At times we can get caught up in patterns that can negatively impact our relationships without us even realising it. Here are four main themes identified by Dr. John Gottman, a psychological researcher focused on intimate relationships.
He refers to these as the four horseman. See if any of these resonate with.
1) Being Defensive
Playing the victim, blaming the other person, and not taking responsibility are all examples of defensiveness. Sometimes defensiveness can be rooted in not knowing how to act or what to say when a partner comes forth with a criticism. People who become defensive may have learned the behaviour from their parents or partner. Fear could be one of the factors when someone becomes defensive. Sometimes that fear can cause people to hesitate going deeper and learning the root of their fear or true feelings as to why they are feeling defensive. Once someone takes the time to explore their feelings and behaviours, they may uncover a strong feeling or value.
For example: ‘I’m afraid of hurting my partners feelings if I tell them I do not want to go shopping’.
2) Directing Criticism
Criticism often can cause a partner to become defensive or it can even start an argument. Attacking your partner’s character, saying ‘you always’ or ‘you never’, using ‘you statements’ instead of ‘I statements’ are all examples of how criticism can lure it’s ugly head. Criticizing a partner is a sure fire way to create chaos in a relationship and it will leave a partner feeling like they are not worthy. Criticism can be rooted in a person’s upbringing when a person perhaps did not feel valued and therefore the behaviour becomes mirrored onto a partner.
Some helpful antidotes to criticism are:
a) focus heavily on the positives – ‘remember when we used to do ____ that was so fun, can we do that again soon?’ ,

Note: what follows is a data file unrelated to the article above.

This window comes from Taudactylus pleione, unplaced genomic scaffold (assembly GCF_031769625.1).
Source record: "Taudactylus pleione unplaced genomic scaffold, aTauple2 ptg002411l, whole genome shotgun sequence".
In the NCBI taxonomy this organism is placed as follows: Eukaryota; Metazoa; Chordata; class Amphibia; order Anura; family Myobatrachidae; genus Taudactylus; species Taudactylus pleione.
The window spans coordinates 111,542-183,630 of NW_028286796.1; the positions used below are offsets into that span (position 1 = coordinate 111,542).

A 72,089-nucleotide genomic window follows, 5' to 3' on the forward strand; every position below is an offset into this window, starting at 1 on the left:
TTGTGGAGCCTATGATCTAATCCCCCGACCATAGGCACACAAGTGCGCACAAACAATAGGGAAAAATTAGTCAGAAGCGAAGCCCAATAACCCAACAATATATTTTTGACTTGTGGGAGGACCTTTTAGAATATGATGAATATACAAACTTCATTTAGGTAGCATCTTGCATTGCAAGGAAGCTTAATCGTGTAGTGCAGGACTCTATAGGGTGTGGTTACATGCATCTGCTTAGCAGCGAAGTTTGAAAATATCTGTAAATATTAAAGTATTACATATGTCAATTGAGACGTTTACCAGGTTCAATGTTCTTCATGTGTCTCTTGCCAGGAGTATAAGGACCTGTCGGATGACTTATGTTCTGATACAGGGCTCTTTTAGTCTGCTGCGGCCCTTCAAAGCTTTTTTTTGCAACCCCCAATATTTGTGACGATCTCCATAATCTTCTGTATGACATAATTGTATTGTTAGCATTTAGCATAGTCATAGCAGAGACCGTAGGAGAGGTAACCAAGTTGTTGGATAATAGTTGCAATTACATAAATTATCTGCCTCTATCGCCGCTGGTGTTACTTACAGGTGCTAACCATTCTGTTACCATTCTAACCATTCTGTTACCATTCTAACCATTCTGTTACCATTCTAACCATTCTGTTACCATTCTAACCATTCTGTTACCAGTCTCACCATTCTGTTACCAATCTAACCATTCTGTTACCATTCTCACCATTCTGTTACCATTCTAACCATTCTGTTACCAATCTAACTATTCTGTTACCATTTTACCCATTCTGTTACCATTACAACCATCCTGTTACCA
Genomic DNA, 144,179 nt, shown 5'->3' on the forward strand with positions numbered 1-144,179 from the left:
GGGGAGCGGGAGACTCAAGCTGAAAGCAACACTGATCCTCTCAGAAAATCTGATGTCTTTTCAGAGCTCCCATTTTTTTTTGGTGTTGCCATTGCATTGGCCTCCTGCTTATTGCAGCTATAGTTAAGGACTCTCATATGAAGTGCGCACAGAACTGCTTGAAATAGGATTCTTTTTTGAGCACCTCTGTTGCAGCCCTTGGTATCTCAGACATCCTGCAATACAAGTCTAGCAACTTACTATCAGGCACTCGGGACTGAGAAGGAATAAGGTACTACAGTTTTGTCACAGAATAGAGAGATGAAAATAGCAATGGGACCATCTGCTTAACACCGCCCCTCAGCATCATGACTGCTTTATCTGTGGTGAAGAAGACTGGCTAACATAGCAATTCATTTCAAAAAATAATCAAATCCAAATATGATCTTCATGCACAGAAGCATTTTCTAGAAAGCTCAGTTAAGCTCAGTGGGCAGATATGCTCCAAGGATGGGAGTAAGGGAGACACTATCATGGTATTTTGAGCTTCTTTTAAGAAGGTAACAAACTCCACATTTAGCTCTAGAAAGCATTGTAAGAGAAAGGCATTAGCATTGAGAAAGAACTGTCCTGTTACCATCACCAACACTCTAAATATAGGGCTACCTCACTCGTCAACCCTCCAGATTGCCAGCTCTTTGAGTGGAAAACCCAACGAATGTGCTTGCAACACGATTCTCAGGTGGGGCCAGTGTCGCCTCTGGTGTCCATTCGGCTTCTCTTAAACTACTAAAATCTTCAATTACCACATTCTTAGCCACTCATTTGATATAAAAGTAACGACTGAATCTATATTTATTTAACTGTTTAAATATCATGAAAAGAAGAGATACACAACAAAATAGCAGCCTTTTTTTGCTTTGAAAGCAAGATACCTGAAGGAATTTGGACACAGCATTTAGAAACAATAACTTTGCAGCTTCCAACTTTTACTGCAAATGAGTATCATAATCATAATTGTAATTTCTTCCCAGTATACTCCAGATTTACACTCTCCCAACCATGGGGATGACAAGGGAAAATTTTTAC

b) changing ourselves first before we try and change our partner,
c) telling our partner how we feel – for example ‘I was sad when you came home late last night because I was really looking forward to our quality time together’, and
d) building self-esteem and self-confidence (it will help with the self criticisms that can lead to criticizing others).
Shutting down, acting busy and tuning their partner out are some examples of stonewalling. It is important to communicate to a partner, even in times when someone is feeling overwhelmed. Instead of shutting down and saying nothing, you could say ‘My head is spinning with too many thoughts and feelings, I need some time to process this. I still would like to talk to you more about this. I still love you.’ It doesn’t have to be said exactly like in this way but it is simply an example of some words that can be used. When a person stonewalls their partner, it completely shuts down communication and creates a wall between each person. Design a language, strategy, plan or even safe word to call a timeout when things get really heated. This strategy still communicates to both parties that each are loved and connected, even thought a timeout is called. Further, it communicates that both people are still wanting to work together but just need some time and space to sort through their emotions.
Contempt is said to be the most complex and negative of the horsemen. Rolling eyes, feeling or acting superior and name calling or mocking are examples of contempt. There can be various reasons why someone will use contempt against a partner. Sometimes a partner will use the other horsemen, then move towards using contempt. Some people have used contempt their whole lives. It may take a lot of self reflection and growth for a person to soften away from using contempt.
Even if all four of the horsemen exist in a relationship, there is still hope to improve communication. It may be good to speak with a professional therapist who can help guide you along the journey.